There are no perfect or definite answers with builds, be adaptable, use your brain. One thing I can't emphasise enough to new support players is that you should always consider the team before yourself - sometimes that means buying yourself an item you want as the impact will be best for the team - sometimes it means buying something that does almost nothing for you personally.

Notable Examples:

- Rubick
- Lion


- Support is dead a lot
- Annoying nagging sound in your ears
- Terrible positioning skills without item

Problems arising:

- Can be one-shot by enemy heroes, leaving you fighting from behind
- Can escape fights, so often leaves cores to die
- Team could be more effective with different choices

Suicide Squad

Supports don't matter, right? You don't need to try and survive, maybe you'll take one of them with you. Just dive right in, what's the worst that could happen?

Don't get me wrong - it's right for supports to die if it'll help the team. If it's you or your carry who gets Shallow Grave then it ain't you. It's ok to trade up for a higher priority enemy. Sometimes you'll just get targeted and there's not a lot you can do except shrug your shoulders and be glad they wasted the wrong target.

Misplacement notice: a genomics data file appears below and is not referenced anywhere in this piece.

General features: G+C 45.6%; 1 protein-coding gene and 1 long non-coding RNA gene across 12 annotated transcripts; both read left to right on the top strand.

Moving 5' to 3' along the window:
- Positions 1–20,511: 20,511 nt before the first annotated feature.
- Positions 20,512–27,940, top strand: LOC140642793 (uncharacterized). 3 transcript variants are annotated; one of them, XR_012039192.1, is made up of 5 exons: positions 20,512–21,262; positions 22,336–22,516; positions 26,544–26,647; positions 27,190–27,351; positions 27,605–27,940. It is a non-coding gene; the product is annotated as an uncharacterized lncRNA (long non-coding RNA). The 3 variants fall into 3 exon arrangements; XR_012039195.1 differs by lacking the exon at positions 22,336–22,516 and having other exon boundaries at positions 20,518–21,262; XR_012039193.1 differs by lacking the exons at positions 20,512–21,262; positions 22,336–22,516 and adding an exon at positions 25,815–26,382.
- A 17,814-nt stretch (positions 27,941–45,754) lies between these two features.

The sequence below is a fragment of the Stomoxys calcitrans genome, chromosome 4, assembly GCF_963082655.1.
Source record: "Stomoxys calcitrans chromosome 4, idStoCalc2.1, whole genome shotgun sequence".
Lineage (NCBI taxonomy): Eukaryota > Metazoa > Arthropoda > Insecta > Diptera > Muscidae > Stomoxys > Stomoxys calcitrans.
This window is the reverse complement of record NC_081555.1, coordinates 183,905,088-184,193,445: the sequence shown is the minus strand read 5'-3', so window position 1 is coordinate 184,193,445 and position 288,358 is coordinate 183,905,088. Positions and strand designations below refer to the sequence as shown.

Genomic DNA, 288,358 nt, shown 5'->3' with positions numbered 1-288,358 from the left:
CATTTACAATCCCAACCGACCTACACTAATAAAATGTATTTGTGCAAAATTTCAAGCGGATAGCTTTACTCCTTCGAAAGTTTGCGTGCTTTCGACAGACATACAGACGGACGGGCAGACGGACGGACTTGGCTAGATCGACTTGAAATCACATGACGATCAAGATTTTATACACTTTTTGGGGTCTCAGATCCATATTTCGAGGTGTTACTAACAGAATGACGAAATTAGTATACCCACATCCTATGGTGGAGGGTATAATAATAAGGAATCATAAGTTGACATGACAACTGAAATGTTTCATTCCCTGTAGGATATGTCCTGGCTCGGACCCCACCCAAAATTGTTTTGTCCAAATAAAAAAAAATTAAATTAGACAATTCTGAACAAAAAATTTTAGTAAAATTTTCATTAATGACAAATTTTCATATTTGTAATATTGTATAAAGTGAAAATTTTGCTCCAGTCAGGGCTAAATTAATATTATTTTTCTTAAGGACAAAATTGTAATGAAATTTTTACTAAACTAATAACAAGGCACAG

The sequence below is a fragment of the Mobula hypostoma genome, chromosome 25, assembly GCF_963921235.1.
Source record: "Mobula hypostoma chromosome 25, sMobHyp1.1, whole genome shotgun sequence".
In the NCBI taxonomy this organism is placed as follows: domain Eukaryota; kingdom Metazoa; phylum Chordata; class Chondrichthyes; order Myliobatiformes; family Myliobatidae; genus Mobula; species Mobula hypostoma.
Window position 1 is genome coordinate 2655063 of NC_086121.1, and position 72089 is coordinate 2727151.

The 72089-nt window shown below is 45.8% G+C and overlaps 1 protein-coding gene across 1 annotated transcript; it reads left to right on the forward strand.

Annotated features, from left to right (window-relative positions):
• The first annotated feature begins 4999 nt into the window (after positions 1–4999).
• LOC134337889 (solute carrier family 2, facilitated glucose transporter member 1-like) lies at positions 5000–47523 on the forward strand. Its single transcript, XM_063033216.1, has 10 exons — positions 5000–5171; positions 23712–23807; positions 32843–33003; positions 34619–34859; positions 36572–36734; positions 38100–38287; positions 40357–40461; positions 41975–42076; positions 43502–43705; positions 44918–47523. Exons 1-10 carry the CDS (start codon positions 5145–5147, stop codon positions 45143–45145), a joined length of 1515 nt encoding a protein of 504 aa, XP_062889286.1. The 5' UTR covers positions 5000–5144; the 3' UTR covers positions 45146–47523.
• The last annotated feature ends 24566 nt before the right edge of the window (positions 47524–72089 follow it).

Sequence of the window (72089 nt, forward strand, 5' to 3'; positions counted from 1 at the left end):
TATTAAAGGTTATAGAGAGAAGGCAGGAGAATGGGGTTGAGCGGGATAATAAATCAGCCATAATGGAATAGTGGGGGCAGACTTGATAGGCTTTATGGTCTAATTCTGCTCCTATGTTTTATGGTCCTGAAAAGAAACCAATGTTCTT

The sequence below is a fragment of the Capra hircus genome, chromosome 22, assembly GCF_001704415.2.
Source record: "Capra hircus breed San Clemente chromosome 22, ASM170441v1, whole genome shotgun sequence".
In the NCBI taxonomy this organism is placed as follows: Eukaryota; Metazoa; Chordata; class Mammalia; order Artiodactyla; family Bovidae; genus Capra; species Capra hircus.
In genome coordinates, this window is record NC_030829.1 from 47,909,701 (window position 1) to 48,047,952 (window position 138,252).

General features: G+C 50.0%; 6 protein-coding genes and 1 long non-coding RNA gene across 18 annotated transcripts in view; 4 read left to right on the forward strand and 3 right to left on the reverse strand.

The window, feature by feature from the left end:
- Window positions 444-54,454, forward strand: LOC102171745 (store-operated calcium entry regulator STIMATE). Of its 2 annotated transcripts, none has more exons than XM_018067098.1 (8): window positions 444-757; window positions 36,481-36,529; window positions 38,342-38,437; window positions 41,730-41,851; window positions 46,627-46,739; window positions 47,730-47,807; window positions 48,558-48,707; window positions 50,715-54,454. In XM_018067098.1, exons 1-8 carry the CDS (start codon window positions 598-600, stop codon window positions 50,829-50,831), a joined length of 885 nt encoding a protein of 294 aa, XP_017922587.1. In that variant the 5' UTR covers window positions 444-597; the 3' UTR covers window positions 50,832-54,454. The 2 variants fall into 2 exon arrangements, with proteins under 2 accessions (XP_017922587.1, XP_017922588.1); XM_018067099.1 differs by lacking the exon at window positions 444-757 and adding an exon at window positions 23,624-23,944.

The stuff I'm talking about is bad positioning, over-aggressiveness and just a general lack of thought that gives away cheap kills, or means you die before you get that one really important skill off.

Playing most supports is hard - you're slow, squishy and have less equipment than everyone else. Positioning is your friend. Vision is your friend. Instinct and logic are your friends. Your team are quite literally your friends.

The Eternal Babysitter

While almost every carry needs care and attention when they first start out, after a while they've got to learn to stand on their own two feet and make their way in the world.

For some cores this can be a few minutes into the game, or maybe a kill on the offlaner. Others take longer, but they get there in the end...and if their lane is uncontested you're actually slowing them down by standing around soaking up their XP.